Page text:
Coal is the livelihood for many families and communities in our region. Saturday people joined hands along US 23 to show their support for coal miners, their families, and the communities that rely on mines.
Cars speeding by, horns honking, and people holding signs all standing united for coal. Four-year-old Savanna Parsons was supporting her grandfather by holding a sign with a simple message, "Support coal, we're scared of the dark."
It was a grassroots effort along US 23 in coal country stretching through Virginia, West Virginia, Kentucky, and Ohio. "We have to unite and keep our mines open," said event organizer Deborah Lawson.
Many people were praying for the survival of coal. "It puts a roof over our head, it's how we eat, that's our livelihood, my husband works in the mines," said Natashia Goins.
Organizers say there's the hope with so many people rallying for coal, their voices will be heard all the way in Washington. "That we will be heard by our politicians, that they will force the powers that be to keep the mines open," added Lawson.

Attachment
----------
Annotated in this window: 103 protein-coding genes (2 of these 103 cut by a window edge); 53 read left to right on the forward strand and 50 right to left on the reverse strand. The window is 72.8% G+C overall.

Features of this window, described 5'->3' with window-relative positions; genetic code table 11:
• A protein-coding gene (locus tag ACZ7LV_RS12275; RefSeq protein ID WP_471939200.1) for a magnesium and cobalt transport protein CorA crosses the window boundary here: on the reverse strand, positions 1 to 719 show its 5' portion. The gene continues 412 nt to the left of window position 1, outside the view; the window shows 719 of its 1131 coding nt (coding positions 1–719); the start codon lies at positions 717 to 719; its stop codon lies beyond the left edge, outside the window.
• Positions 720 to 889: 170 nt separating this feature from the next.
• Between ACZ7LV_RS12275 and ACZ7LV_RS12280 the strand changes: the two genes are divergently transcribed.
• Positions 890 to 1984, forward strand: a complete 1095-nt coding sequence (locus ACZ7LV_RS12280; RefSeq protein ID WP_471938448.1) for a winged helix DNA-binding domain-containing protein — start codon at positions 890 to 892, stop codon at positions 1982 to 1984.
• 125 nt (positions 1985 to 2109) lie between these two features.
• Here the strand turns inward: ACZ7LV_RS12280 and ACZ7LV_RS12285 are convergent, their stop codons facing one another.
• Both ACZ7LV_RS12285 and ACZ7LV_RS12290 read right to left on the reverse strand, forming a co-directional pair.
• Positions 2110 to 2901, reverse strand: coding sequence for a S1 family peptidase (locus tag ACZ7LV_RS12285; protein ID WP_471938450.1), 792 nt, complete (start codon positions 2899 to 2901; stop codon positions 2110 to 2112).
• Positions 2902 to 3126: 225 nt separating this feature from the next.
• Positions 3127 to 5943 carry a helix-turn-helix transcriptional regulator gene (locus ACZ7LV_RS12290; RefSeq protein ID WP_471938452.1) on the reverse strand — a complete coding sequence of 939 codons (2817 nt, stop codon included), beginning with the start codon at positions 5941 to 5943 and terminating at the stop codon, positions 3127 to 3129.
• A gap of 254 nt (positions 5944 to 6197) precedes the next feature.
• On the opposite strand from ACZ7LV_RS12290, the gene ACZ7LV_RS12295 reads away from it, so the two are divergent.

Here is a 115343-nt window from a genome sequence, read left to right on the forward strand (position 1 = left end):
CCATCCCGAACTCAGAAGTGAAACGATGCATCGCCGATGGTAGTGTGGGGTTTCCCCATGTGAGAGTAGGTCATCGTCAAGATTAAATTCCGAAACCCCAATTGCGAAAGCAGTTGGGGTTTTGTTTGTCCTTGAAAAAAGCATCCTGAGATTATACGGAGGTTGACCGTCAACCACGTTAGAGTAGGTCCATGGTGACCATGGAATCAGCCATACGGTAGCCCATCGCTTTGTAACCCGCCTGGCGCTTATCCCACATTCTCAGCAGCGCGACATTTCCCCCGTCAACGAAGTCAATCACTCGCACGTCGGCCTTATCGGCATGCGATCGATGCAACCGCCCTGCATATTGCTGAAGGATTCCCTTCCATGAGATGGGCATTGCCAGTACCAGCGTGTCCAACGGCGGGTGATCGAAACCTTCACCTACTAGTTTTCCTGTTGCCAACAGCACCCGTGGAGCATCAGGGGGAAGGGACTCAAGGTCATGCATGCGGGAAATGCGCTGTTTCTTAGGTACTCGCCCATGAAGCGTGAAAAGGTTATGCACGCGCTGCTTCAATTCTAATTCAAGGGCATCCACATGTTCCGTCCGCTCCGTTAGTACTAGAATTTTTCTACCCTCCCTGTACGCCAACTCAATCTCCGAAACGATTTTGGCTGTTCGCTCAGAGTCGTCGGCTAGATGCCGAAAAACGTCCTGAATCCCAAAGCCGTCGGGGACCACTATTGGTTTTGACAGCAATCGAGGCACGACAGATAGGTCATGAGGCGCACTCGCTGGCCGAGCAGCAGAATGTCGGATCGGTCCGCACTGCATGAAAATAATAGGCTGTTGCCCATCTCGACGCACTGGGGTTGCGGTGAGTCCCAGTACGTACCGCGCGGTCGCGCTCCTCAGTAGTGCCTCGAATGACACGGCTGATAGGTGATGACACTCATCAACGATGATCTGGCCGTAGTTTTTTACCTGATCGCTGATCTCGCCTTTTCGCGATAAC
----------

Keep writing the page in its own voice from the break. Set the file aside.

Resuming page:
Protecting jobs was at the forefront of this rally, even for those that recently lost their mining job, like Lynn Woodard. "You always have in the back of your mind there that little doubt today might be our last," he said.
A hope that stretches far beyond the mountains and the coal mines. "We've got to have coal moving to keep this country, especially these counties here going, if we don't everything is going to dry up," added Woodard.
News 5 learned organizers were raising money for Operation Coal Christmas, to help families affected by lay-offs and the idling of mine related jobs.